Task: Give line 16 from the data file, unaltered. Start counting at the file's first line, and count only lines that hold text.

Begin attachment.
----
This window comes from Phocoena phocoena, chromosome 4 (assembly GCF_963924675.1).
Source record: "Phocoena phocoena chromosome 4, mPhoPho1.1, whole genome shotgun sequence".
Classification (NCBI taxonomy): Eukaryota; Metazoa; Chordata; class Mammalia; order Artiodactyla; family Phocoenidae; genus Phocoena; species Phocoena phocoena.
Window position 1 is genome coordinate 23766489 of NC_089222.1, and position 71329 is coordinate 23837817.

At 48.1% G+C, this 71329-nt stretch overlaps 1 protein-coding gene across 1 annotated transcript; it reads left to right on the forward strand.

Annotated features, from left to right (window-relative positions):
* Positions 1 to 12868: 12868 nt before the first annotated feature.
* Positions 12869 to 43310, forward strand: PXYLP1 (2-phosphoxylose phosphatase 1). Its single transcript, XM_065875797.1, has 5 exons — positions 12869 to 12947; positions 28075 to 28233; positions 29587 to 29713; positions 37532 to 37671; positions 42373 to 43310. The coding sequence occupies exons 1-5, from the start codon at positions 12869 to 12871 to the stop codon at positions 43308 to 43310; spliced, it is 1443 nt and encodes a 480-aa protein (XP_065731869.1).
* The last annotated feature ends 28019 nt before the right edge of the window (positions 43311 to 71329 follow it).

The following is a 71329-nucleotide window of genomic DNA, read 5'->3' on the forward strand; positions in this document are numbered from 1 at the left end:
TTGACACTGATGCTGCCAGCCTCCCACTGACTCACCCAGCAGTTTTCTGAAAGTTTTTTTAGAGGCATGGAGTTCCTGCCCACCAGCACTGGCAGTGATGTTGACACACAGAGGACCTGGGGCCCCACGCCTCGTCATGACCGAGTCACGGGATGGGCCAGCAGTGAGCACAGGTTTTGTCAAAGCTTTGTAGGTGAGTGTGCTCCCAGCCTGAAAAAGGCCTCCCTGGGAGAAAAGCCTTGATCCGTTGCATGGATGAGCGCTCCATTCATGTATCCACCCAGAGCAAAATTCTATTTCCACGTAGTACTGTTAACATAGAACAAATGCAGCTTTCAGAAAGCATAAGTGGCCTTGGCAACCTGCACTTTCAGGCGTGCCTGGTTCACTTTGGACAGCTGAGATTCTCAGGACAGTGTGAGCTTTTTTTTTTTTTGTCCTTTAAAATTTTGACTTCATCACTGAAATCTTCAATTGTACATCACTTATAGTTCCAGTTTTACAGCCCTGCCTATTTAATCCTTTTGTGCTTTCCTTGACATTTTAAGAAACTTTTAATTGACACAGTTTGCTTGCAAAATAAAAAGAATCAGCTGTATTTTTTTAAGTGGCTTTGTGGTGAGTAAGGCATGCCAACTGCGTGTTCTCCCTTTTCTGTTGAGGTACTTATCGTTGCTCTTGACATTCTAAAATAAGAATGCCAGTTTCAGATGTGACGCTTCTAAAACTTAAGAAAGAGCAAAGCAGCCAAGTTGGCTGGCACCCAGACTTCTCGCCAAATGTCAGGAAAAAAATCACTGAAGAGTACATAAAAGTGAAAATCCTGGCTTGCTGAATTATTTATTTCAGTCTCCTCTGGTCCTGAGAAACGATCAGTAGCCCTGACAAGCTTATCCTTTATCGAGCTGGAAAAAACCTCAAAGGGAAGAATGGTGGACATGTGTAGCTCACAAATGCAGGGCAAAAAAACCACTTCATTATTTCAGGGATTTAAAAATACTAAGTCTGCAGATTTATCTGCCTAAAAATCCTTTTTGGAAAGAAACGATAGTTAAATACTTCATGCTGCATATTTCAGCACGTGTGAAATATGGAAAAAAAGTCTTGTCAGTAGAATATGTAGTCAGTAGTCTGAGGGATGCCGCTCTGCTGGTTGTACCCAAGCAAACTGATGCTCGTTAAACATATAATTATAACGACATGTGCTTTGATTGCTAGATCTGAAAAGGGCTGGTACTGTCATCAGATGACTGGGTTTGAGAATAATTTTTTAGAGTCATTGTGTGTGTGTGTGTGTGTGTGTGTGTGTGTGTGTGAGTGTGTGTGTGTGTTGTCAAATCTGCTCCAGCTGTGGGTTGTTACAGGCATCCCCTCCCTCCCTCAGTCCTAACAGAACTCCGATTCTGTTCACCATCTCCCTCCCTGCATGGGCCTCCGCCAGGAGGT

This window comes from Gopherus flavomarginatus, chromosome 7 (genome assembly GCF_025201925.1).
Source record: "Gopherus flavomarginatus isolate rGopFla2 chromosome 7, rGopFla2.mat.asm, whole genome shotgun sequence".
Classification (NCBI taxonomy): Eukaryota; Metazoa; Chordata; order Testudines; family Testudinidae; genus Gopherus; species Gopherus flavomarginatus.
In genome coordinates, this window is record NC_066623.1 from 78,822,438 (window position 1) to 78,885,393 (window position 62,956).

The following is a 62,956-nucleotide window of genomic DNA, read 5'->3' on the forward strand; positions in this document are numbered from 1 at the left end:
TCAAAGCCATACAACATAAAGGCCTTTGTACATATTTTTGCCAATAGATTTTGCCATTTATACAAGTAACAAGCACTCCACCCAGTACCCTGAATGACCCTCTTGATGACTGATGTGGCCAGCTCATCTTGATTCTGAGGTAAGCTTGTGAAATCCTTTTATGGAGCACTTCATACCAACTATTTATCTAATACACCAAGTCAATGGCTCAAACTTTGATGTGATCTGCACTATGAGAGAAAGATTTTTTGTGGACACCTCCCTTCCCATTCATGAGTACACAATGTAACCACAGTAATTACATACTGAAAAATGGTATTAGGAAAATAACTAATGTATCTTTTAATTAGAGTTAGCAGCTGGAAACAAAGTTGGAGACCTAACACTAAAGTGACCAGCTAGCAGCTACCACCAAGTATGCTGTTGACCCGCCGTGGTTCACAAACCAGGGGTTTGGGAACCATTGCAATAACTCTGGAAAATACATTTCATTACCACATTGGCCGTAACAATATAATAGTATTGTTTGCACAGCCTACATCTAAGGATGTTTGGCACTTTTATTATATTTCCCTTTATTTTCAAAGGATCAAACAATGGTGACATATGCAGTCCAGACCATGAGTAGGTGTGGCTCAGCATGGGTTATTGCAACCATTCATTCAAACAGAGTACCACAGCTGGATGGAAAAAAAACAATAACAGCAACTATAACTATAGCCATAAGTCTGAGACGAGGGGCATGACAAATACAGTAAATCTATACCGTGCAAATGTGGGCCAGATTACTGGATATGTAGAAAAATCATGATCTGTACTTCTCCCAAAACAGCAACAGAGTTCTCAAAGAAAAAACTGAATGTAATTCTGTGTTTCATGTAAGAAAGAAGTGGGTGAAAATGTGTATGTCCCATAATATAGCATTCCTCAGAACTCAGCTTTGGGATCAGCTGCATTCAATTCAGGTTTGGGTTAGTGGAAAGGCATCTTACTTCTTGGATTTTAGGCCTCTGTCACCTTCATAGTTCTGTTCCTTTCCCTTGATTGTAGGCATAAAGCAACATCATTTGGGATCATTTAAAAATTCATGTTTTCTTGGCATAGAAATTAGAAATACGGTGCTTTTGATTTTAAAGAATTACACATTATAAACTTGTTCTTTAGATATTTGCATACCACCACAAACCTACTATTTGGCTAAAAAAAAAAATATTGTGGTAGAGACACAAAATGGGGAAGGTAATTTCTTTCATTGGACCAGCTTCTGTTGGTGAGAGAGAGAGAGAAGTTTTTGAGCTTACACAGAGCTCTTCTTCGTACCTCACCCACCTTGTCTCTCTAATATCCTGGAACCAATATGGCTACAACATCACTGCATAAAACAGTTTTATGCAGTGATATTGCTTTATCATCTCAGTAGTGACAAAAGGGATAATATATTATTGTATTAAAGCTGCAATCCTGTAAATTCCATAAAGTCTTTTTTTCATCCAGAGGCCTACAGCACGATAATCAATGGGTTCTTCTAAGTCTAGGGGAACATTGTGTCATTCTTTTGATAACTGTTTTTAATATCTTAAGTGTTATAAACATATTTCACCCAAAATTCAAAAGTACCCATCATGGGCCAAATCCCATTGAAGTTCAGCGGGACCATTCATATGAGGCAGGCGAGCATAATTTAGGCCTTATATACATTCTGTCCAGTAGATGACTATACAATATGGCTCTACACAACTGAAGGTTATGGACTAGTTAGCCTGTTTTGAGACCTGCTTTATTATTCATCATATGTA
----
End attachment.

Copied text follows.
The following is a 62,956-nucleotide window of genomic DNA, read 5'->3' on the forward strand; positions in this document are numbered from 1 at the left end: